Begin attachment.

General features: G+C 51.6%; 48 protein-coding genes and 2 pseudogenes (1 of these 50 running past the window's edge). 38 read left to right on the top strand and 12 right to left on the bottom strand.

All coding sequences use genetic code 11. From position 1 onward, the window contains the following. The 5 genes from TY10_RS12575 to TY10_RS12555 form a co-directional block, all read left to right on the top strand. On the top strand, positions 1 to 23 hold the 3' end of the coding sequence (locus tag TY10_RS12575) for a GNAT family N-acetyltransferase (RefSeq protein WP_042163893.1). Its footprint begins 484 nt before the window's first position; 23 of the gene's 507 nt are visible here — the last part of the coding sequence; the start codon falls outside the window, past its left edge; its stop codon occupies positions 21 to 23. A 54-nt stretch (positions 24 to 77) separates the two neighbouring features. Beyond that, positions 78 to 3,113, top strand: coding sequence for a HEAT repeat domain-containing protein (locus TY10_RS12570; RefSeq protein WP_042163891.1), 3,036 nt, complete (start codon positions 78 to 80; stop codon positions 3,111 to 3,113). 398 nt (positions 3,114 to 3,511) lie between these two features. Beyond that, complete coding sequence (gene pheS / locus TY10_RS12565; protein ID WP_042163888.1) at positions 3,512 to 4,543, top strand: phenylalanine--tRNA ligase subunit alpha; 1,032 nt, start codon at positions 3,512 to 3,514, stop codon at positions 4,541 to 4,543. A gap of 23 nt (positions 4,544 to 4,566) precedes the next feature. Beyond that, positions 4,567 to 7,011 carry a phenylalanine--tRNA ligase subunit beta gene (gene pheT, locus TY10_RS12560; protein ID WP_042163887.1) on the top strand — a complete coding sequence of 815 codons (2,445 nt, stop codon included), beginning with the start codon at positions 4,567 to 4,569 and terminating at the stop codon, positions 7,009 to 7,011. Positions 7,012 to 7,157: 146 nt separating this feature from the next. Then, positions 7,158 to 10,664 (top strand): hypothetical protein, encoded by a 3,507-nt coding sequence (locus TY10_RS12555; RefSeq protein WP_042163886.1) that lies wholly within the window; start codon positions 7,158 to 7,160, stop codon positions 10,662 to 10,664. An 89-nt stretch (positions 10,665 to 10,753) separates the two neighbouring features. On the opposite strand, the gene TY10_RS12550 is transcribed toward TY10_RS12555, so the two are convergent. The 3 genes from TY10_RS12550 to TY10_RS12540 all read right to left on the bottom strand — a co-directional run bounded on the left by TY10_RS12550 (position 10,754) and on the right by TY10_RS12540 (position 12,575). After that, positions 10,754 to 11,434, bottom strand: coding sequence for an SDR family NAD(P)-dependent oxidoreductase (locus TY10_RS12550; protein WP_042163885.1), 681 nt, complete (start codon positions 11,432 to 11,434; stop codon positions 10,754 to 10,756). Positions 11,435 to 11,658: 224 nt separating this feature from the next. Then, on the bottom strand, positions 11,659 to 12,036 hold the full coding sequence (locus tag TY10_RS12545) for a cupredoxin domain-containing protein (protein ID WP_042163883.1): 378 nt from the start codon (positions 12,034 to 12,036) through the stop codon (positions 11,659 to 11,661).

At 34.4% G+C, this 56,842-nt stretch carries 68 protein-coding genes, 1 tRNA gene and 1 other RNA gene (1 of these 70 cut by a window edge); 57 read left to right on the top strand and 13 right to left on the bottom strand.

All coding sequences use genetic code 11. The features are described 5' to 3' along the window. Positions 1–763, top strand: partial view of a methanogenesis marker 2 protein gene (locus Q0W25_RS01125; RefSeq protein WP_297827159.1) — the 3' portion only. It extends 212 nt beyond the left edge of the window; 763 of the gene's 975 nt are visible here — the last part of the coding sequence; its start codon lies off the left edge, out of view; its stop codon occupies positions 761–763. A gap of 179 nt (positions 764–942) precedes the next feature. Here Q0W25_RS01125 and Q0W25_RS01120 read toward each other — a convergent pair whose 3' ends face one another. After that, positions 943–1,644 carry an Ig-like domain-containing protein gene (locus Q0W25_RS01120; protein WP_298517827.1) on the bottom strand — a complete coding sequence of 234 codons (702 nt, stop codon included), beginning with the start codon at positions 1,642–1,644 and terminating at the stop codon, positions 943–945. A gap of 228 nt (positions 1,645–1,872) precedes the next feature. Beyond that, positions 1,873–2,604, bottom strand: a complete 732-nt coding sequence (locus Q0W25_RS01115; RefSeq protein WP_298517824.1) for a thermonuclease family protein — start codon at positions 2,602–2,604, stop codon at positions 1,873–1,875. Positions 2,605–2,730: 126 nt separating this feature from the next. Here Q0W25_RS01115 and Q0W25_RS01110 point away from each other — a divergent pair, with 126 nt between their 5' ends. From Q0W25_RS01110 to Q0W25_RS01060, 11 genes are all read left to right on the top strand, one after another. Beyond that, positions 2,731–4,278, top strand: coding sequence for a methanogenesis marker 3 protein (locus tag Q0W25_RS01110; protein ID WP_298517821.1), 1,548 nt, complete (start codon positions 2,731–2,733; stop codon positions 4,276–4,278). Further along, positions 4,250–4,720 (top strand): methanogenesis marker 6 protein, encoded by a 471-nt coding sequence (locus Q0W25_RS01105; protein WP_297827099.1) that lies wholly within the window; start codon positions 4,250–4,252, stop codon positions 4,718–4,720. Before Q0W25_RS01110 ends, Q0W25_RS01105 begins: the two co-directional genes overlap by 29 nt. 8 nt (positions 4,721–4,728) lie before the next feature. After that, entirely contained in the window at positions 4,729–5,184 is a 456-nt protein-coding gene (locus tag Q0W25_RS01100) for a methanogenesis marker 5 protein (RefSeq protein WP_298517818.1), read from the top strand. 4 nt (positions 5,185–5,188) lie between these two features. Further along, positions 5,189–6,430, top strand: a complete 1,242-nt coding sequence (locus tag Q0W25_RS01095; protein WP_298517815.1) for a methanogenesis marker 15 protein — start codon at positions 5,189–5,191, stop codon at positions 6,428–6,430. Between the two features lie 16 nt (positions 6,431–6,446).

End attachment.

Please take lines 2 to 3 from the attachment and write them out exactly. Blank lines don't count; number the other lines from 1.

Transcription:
All coding sequences use genetic code 11. From position 1 onward, the window contains the following. The 5 genes from TY10_RS12575 to TY10_RS12555 form a co-directional block, all read left to right on the top strand. On the top strand, positions 1 to 23 hold the 3' end of the coding sequence (locus tag TY10_RS12575) for a GNAT family N-acetyltransferase (RefSeq protein WP_042163893.1). Its footprint begins 484 nt before the window's first position; 23 of the gene's 507 nt are visible here — the last part of the coding sequence; the start codon falls outside the window, past its left edge; its stop codon occupies positions 21 to 23. A 54-nt stretch (positions 24 to 77) separates the two neighbouring features. Beyond that, positions 78 to 3,113, top strand: coding sequence for a HEAT repeat domain-containing protein (locus TY10_RS12570; RefSeq protein WP_042163891.1), 3,036 nt, complete (start codon positions 78 to 80; stop codon positions 3,111 to 3,113). 398 nt (positions 3,114 to 3,511) lie between these two features. Beyond that, complete coding sequence (gene pheS / locus TY10_RS12565; protein ID WP_042163888.1) at positions 3,512 to 4,543, top strand: phenylalanine--tRNA ligase subunit alpha; 1,032 nt, start codon at positions 3,512 to 3,514, stop codon at positions 4,541 to 4,543. A gap of 23 nt (positions 4,544 to 4,566) precedes the next feature. Beyond that, positions 4,567 to 7,011 carry a phenylalanine--tRNA ligase subunit beta gene (gene pheT, locus TY10_RS12560; protein ID WP_042163887.1) on the top strand — a complete coding sequence of 815 codons (2,445 nt, stop codon included), beginning with the start codon at positions 4,567 to 4,569 and terminating at the stop codon, positions 7,009 to 7,011. Positions 7,012 to 7,157: 146 nt separating this feature from the next. Then, positions 7,158 to 10,664 (top strand): hypothetical protein, encoded by a 3,507-nt coding sequence (locus TY10_RS12555; RefSeq protein WP_042163886.1) that lies wholly within the window; start codon positions 7,158 to 7,160, stop codon positions 10,662 to 10,664. An 89-nt stretch (positions 10,665 to 10,753) separates the two neighbouring features. On the opposite strand, the gene TY10_RS12550 is transcribed toward TY10_RS12555, so the two are convergent. The 3 genes from TY10_RS12550 to TY10_RS12540 all read right to left on the bottom strand — a co-directional run bounded on the left by TY10_RS12550 (position 10,754) and on the right by TY10_RS12540 (position 12,575). After that, positions 10,754 to 11,434, bottom strand: coding sequence for an SDR family NAD(P)-dependent oxidoreductase (locus TY10_RS12550; protein WP_042163885.1), 681 nt, complete (start codon positions 11,432 to 11,434; stop codon positions 10,754 to 10,756). Positions 11,435 to 11,658: 224 nt separating this feature from the next. Then, on the bottom strand, positions 11,659 to 12,036 hold the full coding sequence (locus tag TY10_RS12545) for a cupredoxin domain-containing protein (protein ID WP_042163883.1): 378 nt from the start codon (positions 12,034 to 12,036) through the stop codon (positions 11,659 to 11,661).

At 34.4% G+C, this 56,842-nt stretch carries 68 protein-coding genes, 1 tRNA gene and 1 other RNA gene (1 of these 70 cut by a window edge); 57 read left to right on the top strand and 13 right to left on the bottom strand.